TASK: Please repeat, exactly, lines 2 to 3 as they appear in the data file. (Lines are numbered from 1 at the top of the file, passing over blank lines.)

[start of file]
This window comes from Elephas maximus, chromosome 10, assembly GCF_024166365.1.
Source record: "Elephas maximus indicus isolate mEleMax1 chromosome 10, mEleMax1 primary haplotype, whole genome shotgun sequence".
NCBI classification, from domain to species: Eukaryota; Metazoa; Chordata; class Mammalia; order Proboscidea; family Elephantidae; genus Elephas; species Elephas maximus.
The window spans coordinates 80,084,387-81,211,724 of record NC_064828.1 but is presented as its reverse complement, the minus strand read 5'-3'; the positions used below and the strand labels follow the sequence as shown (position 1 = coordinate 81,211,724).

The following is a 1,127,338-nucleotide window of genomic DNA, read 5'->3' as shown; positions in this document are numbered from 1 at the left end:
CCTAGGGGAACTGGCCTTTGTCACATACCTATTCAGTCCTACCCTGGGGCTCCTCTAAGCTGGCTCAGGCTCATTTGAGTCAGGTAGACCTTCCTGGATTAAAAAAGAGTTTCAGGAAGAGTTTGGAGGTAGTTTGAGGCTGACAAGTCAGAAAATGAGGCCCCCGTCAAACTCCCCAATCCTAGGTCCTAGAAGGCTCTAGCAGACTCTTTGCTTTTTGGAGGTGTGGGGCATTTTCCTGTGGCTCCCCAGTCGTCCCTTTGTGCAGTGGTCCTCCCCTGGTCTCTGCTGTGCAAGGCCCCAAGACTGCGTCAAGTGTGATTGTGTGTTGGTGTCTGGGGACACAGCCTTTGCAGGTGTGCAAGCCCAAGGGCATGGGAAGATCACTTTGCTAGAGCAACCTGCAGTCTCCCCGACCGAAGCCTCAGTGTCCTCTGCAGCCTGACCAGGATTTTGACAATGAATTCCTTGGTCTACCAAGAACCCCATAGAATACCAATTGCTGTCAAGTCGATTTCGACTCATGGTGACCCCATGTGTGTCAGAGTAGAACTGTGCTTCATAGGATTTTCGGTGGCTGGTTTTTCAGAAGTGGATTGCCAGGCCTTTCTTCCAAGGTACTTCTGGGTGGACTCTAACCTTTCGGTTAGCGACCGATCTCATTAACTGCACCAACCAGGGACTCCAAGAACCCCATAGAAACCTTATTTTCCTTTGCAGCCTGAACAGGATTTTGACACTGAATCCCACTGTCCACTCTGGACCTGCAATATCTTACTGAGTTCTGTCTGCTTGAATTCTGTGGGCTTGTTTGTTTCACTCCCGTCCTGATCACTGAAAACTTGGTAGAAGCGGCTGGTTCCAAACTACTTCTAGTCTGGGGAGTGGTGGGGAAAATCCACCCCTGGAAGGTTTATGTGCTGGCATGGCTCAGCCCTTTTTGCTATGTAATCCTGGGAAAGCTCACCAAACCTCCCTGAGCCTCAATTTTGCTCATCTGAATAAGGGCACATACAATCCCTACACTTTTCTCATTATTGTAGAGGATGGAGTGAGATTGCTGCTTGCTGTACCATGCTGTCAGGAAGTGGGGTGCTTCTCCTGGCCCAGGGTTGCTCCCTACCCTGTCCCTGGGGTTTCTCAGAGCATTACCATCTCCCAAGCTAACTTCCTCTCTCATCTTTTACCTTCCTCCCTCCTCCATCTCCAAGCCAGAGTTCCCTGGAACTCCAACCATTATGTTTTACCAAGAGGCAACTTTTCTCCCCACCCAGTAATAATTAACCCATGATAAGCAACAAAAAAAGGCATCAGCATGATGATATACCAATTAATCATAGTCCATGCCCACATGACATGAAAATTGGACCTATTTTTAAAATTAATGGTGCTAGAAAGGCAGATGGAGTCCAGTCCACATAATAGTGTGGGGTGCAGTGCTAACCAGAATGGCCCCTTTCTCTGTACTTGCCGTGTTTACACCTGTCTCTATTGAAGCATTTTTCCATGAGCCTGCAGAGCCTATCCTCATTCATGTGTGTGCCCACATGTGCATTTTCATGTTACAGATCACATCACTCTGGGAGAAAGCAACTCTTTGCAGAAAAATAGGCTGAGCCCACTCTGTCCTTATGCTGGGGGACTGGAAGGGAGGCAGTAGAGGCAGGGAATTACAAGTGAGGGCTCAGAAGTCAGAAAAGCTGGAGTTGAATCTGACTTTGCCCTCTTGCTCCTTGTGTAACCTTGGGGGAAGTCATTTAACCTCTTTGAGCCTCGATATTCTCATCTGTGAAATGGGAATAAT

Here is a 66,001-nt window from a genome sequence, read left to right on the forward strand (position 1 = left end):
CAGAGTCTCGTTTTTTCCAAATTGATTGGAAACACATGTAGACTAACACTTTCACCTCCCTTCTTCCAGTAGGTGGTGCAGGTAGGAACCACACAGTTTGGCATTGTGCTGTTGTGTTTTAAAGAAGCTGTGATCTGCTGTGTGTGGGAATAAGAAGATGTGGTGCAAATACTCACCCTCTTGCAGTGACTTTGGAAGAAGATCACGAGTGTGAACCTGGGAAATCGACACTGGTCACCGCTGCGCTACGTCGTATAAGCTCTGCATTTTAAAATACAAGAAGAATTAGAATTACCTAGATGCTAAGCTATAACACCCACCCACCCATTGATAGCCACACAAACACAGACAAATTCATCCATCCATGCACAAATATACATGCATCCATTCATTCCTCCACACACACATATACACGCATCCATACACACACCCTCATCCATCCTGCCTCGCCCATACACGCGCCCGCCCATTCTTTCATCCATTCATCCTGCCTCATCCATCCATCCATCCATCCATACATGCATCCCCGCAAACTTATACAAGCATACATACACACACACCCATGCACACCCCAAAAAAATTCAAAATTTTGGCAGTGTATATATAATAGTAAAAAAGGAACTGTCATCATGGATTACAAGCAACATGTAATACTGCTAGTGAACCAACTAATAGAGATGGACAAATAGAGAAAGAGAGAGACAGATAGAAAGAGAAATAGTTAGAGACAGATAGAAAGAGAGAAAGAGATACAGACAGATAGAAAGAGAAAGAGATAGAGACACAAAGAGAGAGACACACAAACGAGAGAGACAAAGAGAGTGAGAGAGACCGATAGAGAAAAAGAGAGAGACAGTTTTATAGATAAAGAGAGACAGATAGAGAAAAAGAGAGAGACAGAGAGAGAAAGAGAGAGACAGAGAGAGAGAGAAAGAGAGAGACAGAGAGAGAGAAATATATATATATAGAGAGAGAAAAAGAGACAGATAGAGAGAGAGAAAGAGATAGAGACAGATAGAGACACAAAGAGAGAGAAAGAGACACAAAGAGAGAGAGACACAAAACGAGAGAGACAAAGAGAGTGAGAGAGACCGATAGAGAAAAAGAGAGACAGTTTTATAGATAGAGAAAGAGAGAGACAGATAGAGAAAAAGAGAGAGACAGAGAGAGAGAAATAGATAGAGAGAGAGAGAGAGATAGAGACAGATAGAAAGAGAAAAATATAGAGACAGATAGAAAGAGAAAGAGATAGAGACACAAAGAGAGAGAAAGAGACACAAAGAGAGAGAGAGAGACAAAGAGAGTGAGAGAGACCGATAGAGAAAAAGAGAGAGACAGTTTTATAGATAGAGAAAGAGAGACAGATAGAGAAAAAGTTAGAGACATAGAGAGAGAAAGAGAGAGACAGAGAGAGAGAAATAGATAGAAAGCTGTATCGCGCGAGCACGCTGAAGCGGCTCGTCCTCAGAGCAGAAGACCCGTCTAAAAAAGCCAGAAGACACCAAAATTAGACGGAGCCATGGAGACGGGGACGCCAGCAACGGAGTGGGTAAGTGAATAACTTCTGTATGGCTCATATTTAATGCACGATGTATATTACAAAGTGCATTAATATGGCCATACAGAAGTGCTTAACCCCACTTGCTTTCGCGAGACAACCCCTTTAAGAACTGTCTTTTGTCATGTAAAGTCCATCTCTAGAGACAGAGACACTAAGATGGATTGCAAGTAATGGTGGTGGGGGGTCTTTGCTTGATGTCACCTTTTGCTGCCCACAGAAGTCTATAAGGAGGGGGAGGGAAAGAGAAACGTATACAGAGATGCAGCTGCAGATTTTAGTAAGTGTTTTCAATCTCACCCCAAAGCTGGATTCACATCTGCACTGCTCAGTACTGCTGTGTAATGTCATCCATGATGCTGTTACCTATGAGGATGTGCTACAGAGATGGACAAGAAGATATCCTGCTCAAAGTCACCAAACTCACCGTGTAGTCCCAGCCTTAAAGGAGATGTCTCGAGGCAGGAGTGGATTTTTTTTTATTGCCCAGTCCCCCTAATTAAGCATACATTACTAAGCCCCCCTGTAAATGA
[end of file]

Source record: "Elephas maximus indicus isolate mEleMax1 chromosome 10, mEleMax1 primary haplotype, whole genome shotgun sequence".
NCBI classification, from domain to species: Eukaryota; Metazoa; Chordata; class Mammalia; order Proboscidea; family Elephantidae; genus Elephas; species Elephas maximus.